Even odder is that the singing group Pentatonix created a special song “Evolution of Lucky Charms”, in which the five-member vocal group extols the virtues of the multicolored marshmallow marbits, including “hourglasses, rainbows, and tasty red balloons” while taking a musical journey through all the various Lucky Charms jingles from over the years. Here, you can have a listen to this great waste of significant a capella talent:
Lucky Charms has even attained a bit of status as a “woke” brand after General Mills allowed as how the rainbow depicted on the packages was in support of gay pride. “If you’re lucky enough to be different, we’re celebrating you,” said the Company.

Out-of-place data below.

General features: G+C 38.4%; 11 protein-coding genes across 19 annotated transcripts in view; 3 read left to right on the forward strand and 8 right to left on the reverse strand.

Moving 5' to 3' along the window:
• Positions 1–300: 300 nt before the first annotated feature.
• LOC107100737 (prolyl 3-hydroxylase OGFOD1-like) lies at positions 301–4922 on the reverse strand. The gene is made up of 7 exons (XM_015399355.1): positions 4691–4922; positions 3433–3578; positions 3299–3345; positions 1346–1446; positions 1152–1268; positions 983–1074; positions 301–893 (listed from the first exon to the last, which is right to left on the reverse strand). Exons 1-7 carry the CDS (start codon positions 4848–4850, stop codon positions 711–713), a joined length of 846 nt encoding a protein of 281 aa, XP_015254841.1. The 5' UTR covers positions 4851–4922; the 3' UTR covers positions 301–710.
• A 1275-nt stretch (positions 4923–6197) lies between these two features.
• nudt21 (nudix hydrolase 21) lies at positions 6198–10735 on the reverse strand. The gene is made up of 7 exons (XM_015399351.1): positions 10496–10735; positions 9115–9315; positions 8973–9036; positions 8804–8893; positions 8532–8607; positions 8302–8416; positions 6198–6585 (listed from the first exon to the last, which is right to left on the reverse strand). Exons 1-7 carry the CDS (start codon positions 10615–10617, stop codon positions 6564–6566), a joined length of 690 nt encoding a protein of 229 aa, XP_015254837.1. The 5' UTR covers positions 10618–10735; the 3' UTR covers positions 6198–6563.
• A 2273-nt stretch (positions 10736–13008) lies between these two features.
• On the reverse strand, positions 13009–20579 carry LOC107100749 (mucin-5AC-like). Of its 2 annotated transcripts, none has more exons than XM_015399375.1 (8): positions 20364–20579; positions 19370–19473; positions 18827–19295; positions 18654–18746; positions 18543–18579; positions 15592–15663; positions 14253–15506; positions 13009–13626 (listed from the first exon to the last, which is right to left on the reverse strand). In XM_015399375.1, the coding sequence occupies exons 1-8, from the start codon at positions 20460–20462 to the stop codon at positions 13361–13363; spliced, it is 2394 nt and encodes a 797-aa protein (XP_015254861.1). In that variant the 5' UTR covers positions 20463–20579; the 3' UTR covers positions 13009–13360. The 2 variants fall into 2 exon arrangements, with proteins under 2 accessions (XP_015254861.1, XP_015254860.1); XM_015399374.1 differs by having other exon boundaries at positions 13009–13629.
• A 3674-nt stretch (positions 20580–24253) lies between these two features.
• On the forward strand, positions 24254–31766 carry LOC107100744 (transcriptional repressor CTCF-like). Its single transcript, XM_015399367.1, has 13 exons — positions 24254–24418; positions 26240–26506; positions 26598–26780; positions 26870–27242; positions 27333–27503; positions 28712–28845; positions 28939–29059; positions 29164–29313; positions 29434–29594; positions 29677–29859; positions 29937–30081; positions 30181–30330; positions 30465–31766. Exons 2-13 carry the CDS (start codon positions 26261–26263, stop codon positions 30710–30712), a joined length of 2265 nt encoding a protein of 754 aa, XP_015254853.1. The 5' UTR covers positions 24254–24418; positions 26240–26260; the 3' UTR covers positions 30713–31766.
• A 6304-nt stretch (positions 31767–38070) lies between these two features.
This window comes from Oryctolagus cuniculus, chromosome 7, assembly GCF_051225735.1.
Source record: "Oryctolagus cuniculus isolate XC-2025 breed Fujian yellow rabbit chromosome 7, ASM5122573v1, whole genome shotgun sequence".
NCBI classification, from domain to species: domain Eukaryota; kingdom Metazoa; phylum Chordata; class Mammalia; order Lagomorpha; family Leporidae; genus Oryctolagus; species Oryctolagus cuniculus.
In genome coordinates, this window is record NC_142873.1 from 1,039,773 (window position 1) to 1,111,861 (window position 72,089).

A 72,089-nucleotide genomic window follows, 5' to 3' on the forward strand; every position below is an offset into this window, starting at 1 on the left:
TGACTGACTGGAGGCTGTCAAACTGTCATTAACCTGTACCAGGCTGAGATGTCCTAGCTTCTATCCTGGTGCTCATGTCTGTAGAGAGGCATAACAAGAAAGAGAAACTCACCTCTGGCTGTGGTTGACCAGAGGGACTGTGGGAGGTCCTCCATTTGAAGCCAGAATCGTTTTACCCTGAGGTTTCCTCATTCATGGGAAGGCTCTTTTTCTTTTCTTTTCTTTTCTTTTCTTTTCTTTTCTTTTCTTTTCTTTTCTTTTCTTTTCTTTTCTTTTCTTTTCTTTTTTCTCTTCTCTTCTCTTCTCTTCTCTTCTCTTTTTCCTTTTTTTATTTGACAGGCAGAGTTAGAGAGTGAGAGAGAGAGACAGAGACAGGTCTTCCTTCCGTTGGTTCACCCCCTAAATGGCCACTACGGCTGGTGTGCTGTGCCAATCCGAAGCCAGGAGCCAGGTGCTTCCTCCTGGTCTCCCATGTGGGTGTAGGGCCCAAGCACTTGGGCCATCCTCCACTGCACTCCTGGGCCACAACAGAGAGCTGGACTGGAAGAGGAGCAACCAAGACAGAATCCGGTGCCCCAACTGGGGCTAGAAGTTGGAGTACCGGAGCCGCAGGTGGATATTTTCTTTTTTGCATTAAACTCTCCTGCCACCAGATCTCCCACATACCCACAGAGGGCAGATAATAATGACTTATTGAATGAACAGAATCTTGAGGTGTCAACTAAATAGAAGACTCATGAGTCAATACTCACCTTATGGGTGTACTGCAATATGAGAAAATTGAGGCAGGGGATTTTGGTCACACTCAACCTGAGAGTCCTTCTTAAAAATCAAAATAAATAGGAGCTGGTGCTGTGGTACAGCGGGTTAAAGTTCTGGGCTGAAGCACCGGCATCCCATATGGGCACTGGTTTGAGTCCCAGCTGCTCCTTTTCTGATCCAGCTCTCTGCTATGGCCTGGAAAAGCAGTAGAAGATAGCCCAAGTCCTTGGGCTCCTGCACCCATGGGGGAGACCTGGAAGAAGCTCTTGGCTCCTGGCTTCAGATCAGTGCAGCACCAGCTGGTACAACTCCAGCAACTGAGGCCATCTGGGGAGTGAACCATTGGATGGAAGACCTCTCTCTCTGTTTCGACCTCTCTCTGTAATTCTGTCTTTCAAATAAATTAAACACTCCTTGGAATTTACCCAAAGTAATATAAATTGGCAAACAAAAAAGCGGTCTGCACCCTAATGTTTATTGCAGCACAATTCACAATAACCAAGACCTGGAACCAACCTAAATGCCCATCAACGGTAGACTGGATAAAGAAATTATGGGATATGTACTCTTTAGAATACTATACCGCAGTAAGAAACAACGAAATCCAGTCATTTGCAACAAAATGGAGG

They could have said, “If you seek affirmation of your value as a human being from a cartoon character based on a evil mythical figure who spends his time hiding cereal, we’re sincerely worried about you.” I guess that wouldn’t roll off the tongue so easily, eh?
By the way, if you want more information about the history and lore of Lucky Charms, check out this website: The Untold Truth Of Lucky Charms. Be warned, like Leprechauns, the story is interesting and goes on forever. Some people have way too much free time on their hands.
Quite the opposite of the Lucky Charms image, in Irish folklore there is nothing fortunate about encountering a Leprechaun. Throughout Irish lore they are devious, nasty and will take your luck away forever. The reality is that far from being good luck, they are exceptionally BAD luck!